TCS Daily


You Ain't Seen Nothing Yet

By Melana Zyla Vickers - March 7, 2002 12:00 AM

While U.S. soldiers in the line of fire are clearly the heroes of the renewed campaign to wipe out the Al Qaeda terrorists in eastern Afghanistan this week, a fair amount of awestruck praise has been reserved for an inanimate warrior that made its debut alongside the men - the thermobaric bomb.

Targeted at tunnels and caves, the bomb first releases solid-fuel particles and then ignites them. Pressure from the resulting ball of fire kills any terrorists or others who might be in the tunnels and caves. The U.S. has been rushing to develop and deploy the 2,000-lb bomb in recent months.

There's no question it's an impressive munition. But it isn't new - the Soviets used fuel-air explosives based on similar principles in Afghanistan in the 1980s. Moreover, thermobaric weapons, along with the 15,000-lb "daisycutters" that got so much attention last fall, are relatively low-tech compared to other munitions the Pentagon is working on. Indeed, research, development and production of high-tech munitions will be funded to the tune of $1.8 billion in the '03 budget, according to Deputy Secretary of Defense Paul Wolfowitz. The munitions range from the newly familiar to the truly eye-popping:

  • JDAMs: The Joint Direct Attack Munition is a bomb fitted with technology that allows it to be directed toward its target by Global Positioning System satellites. The satellite guidance makes the JDAM usable even when clouds or smoke obscures targets. Over 4,000 JDAMs have been dropped in Afghanistan, making this intelligent munition the mainstay of the Afghanistan war. With a shortage imminent, the Pentagon has asked manufacturer Boeing to step up production of JDAMs.

  • Advanced earth-penetrating weapons: The earth-penetrators will build on the technology of the "bunker buster" (GBU-28). Those 5,000-lb bombs used in Afghanistan featured a concrete-penetrator and that detonate some time after they smash through the surface rather than on impact. The Air Force is weighing a proposal for a 30,000-lb earth-penetrating weapon.

  • Stealthy Joint Air-to-Surface Standoff Missiles (Stealthy JASSM): The missile, to be fired from an aircraft, promises to have a range of some 300 km and accuracy within three meters. It will be almost imperceptible to enemy radar, meaning the enemy won't be able to shoot it down.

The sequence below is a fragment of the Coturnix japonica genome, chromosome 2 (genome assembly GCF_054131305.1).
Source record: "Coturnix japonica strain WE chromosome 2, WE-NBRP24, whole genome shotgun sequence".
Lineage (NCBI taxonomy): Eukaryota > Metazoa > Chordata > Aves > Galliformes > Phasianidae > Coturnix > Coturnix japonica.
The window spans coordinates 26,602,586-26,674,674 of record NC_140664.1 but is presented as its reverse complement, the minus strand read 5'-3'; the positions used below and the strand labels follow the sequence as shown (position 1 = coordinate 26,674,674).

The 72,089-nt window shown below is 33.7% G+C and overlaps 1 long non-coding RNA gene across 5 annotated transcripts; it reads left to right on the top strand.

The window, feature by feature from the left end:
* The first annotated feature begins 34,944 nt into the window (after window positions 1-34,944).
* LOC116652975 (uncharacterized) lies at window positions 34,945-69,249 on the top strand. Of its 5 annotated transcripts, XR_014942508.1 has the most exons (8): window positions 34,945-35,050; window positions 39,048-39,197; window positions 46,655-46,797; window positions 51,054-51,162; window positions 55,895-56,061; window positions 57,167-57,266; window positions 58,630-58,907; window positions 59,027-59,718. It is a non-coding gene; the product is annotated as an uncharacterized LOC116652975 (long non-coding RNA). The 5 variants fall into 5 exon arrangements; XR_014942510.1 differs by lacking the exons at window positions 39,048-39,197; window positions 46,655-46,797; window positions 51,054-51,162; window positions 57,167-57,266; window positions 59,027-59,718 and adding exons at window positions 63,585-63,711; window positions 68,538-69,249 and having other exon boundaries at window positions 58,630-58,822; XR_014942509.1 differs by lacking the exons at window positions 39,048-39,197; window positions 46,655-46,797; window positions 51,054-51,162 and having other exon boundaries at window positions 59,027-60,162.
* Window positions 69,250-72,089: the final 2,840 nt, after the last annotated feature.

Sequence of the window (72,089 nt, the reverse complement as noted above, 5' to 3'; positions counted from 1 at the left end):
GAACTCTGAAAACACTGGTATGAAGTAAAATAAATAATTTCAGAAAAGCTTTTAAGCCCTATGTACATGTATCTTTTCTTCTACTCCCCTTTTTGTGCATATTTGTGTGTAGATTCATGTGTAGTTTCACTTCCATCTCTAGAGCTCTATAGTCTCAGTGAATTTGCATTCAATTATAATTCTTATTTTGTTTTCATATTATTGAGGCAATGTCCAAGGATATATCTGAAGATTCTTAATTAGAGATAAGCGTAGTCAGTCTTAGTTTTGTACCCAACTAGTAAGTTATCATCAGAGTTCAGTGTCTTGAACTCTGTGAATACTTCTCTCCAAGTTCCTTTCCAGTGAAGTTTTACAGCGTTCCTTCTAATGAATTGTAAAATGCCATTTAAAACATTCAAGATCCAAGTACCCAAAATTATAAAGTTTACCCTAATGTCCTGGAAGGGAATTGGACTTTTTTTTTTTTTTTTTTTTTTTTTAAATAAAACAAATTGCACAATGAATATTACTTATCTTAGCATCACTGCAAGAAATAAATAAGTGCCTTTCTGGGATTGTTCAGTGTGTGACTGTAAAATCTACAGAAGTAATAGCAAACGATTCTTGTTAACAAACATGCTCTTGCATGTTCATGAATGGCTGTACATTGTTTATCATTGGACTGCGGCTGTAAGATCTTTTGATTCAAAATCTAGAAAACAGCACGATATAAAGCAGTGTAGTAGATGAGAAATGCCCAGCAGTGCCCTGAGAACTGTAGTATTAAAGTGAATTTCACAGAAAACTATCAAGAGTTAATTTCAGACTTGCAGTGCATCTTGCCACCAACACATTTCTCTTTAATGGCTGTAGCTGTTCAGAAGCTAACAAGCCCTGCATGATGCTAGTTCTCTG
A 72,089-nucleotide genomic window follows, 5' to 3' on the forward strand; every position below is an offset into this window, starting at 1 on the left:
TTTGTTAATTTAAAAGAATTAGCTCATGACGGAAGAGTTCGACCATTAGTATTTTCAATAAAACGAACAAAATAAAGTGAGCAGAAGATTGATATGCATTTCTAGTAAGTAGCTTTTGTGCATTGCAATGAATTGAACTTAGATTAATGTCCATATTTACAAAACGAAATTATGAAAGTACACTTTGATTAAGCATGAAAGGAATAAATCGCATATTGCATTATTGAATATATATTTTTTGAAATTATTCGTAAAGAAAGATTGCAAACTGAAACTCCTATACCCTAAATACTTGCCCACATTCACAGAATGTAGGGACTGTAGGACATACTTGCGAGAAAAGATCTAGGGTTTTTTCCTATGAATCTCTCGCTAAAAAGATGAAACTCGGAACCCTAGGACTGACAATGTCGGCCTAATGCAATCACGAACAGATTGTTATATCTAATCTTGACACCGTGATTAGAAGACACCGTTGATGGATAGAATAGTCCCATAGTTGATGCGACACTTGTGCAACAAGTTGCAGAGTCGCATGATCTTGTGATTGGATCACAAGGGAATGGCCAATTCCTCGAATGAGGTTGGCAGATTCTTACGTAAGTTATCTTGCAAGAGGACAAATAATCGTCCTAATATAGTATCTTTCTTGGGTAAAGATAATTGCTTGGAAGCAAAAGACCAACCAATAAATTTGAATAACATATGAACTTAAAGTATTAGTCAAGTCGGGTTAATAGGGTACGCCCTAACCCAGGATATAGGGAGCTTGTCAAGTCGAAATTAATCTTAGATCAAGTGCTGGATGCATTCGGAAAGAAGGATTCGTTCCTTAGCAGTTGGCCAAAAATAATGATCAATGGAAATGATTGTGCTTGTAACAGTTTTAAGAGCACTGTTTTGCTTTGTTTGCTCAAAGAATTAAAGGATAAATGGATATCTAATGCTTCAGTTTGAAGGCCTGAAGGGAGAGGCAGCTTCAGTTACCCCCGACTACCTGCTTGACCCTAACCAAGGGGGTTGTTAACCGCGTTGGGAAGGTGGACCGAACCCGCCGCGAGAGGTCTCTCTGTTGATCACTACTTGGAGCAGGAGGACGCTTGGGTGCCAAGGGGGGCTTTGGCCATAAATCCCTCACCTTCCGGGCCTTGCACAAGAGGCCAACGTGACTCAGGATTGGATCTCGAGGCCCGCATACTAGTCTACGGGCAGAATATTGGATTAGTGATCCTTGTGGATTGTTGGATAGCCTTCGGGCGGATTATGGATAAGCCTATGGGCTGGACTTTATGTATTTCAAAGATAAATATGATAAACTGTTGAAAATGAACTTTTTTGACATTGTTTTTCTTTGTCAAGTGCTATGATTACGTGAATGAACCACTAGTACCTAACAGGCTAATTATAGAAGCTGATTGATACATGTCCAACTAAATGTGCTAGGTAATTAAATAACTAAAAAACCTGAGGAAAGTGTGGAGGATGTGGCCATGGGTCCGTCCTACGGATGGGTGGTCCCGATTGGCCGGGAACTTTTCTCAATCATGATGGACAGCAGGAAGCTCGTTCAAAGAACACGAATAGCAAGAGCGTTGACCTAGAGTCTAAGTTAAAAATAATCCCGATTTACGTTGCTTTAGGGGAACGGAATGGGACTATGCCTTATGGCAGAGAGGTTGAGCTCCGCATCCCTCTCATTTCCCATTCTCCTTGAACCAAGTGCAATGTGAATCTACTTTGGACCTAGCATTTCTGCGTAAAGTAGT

• Directed-energy weapons: Among the directed-energy technologies the services are exploring are high-energy lasers and microwaves, which promise to reduce collateral damage to buildings and noncombatants.

  • Small-diameter bombs: Because the 250-lb munition is much smaller and lighter than the typical JDAMs, yet maintains great precision in its targeting, fighters and bombers can carry more of them and thus provide more kills per sortie. For instance, the B-2 stealth bomber can carry sixteen 2000-lb JDAMs but will be able to carry hundreds of small-diameter bombs.

  • Loitering munitions such as the Low-Cost Autonomous Attack System (LOCAAS): After being dropped from an aircraft such as an Unmanned Combat Air Vehicle, the small, winged munitions promise to be able to hover in the air for up to 30 minutes seeking their target across an 80 square-km area. Then they pounce.

  • Pack hunters: Munitions such as the Sensor-Fused Weapon are to comprise submunitions, which themselves contain skeet warheads that scan the ground with an infrared sensor, looking for a target upon which to fire a penetrating slug. The submunitions descend by parachute, then fire out the skeets, thus allowing each Sensor-Fused Weapon to cover a 30-acre area.

If Congress supports the Pentagon's research efforts with funding, U.S. ground forces can expect in future to be supported to an even greater degree by these intelligent munitions.

Consider that 60% of munitions being used in the Afghanistan war are intelligent, precision-guided weapons, up from 8% in the Persian Gulf War. Clearly, these smart bombs have become not only indispensable, they're redefining the military's way of winning wars.

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